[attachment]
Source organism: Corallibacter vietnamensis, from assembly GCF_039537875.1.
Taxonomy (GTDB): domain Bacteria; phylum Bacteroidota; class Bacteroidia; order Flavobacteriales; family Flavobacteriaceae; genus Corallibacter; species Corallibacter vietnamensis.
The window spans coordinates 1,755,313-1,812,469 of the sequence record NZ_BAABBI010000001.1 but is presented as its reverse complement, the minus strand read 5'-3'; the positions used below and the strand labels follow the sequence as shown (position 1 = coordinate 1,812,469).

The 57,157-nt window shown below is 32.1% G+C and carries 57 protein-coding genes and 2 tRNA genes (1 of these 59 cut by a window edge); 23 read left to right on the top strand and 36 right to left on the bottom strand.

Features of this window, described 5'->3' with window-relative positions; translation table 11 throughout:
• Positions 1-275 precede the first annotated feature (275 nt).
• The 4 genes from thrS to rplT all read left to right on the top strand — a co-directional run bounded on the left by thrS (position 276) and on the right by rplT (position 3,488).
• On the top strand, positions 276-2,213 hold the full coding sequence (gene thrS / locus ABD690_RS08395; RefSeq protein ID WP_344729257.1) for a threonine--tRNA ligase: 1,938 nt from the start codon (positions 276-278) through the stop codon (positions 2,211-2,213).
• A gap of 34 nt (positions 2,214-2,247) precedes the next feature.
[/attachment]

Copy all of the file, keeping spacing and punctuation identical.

Source organism: Corallibacter vietnamensis, from assembly GCF_039537875.1.
Taxonomy (GTDB): domain Bacteria; phylum Bacteroidota; class Bacteroidia; order Flavobacteriales; family Flavobacteriaceae; genus Corallibacter; species Corallibacter vietnamensis.
The window spans coordinates 1,755,313-1,812,469 of the sequence record NZ_BAABBI010000001.1 but is presented as its reverse complement, the minus strand read 5'-3'; the positions used below and the strand labels follow the sequence as shown (position 1 = coordinate 1,812,469).

The 57,157-nt window shown below is 32.1% G+C and carries 57 protein-coding genes and 2 tRNA genes (1 of these 59 cut by a window edge); 23 read left to right on the top strand and 36 right to left on the bottom strand.

Features of this window, described 5'->3' with window-relative positions; translation table 11 throughout:
• Positions 1-275 precede the first annotated feature (275 nt).
• The 4 genes from thrS to rplT all read left to right on the top strand — a co-directional run bounded on the left by thrS (position 276) and on the right by rplT (position 3,488).
• On the top strand, positions 276-2,213 hold the full coding sequence (gene thrS / locus ABD690_RS08395; RefSeq protein ID WP_344729257.1) for a threonine--tRNA ligase: 1,938 nt from the start codon (positions 276-278) through the stop codon (positions 2,211-2,213).
• A gap of 34 nt (positions 2,214-2,247) precedes the next feature.